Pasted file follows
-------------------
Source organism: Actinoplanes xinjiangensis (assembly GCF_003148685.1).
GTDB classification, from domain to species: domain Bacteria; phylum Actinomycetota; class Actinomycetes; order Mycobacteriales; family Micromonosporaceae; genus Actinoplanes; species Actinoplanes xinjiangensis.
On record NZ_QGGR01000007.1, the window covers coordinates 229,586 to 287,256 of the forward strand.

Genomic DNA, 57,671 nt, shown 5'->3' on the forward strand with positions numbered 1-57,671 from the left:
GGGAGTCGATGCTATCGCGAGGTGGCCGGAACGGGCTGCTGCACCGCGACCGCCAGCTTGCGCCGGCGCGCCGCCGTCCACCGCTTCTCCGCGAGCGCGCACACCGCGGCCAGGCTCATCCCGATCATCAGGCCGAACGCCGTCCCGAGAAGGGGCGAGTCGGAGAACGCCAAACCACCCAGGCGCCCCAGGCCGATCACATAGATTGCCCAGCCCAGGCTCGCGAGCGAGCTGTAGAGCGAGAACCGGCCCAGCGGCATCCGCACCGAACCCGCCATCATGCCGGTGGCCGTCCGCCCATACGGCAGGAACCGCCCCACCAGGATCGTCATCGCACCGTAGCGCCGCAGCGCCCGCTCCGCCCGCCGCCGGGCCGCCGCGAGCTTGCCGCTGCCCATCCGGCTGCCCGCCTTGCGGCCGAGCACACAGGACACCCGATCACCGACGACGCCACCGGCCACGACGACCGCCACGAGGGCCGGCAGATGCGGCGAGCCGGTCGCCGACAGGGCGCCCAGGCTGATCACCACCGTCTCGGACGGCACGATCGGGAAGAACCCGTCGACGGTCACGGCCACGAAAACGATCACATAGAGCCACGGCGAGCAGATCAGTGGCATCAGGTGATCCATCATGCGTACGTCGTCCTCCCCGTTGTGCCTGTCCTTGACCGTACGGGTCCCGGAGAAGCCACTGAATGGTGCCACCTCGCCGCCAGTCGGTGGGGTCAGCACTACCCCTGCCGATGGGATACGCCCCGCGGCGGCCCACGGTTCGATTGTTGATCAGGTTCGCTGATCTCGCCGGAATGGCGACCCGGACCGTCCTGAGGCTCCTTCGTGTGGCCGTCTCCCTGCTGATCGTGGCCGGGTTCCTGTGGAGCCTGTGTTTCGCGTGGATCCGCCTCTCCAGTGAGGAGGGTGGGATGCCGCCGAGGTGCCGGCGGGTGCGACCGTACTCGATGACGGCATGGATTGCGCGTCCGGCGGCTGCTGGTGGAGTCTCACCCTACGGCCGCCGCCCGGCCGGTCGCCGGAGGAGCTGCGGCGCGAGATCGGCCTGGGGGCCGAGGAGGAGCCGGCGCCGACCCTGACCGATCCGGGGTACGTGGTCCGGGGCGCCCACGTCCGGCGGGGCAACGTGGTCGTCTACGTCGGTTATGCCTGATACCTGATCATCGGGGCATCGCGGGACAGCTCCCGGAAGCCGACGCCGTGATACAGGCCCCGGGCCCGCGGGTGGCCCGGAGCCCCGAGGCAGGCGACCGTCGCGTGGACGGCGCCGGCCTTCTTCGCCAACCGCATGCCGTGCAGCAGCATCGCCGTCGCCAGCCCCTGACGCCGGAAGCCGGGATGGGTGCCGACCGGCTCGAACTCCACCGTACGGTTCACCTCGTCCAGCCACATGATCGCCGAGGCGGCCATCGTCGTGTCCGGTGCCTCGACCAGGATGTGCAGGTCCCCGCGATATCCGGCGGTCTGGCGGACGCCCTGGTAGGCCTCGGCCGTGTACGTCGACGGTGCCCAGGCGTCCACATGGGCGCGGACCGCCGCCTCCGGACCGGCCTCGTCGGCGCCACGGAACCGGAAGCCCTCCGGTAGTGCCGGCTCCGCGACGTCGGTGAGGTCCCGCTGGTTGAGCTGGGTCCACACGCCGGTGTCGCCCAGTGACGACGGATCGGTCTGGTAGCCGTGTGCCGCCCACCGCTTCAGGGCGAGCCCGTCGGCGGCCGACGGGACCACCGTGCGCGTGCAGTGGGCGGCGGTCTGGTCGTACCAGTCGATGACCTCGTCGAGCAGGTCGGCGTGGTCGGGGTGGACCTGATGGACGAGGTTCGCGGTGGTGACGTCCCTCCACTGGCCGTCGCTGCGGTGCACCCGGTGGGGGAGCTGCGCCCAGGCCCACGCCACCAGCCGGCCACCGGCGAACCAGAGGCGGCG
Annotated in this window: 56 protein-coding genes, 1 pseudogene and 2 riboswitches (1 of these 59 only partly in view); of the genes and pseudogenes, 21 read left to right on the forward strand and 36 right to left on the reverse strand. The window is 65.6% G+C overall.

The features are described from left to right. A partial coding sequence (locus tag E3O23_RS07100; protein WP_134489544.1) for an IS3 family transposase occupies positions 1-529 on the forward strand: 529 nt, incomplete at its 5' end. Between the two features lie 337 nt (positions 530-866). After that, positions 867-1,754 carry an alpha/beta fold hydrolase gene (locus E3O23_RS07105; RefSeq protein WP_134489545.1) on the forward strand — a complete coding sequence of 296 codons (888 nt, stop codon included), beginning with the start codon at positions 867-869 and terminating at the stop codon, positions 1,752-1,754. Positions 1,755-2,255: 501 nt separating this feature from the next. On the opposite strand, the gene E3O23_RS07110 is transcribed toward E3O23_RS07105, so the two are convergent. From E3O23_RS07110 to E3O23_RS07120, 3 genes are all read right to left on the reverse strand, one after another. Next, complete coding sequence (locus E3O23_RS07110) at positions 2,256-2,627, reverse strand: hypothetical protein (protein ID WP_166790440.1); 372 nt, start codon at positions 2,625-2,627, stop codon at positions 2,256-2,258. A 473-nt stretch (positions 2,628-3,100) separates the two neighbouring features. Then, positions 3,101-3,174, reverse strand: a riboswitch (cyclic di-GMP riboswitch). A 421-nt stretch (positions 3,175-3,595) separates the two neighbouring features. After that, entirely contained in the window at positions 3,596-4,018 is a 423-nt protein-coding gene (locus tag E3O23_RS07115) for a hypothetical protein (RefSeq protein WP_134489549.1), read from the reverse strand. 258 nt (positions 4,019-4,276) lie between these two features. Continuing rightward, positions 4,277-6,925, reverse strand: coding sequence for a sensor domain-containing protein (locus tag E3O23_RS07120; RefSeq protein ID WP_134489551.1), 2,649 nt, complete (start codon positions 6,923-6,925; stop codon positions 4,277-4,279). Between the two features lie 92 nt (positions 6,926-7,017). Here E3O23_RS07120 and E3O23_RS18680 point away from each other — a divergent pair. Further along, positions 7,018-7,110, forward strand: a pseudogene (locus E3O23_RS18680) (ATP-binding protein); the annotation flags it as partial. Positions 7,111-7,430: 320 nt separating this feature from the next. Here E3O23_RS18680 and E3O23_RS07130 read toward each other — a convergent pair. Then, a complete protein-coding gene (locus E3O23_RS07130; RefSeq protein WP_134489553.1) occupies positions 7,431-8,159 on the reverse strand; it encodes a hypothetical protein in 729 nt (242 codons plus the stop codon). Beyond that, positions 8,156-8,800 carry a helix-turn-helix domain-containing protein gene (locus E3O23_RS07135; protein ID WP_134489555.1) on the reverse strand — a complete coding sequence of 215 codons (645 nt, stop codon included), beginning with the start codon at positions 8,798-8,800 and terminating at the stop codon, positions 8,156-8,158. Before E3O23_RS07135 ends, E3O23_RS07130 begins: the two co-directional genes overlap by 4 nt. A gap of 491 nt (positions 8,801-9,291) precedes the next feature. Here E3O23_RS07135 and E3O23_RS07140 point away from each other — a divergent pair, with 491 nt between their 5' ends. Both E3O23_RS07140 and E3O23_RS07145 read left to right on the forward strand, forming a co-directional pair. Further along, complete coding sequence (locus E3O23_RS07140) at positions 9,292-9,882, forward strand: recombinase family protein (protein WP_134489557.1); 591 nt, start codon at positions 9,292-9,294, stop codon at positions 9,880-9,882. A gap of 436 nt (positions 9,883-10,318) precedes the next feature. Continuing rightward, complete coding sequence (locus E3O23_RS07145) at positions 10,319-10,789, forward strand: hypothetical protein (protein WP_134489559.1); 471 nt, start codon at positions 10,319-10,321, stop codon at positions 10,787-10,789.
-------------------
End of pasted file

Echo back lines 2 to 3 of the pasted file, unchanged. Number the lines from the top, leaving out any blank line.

GTDB classification, from domain to species: domain Bacteria; phylum Actinomycetota; class Actinomycetes; order Mycobacteriales; family Micromonosporaceae; genus Actinoplanes; species Actinoplanes xinjiangensis.
On record NZ_QGGR01000007.1, the window covers coordinates 229,586 to 287,256 of the forward strand.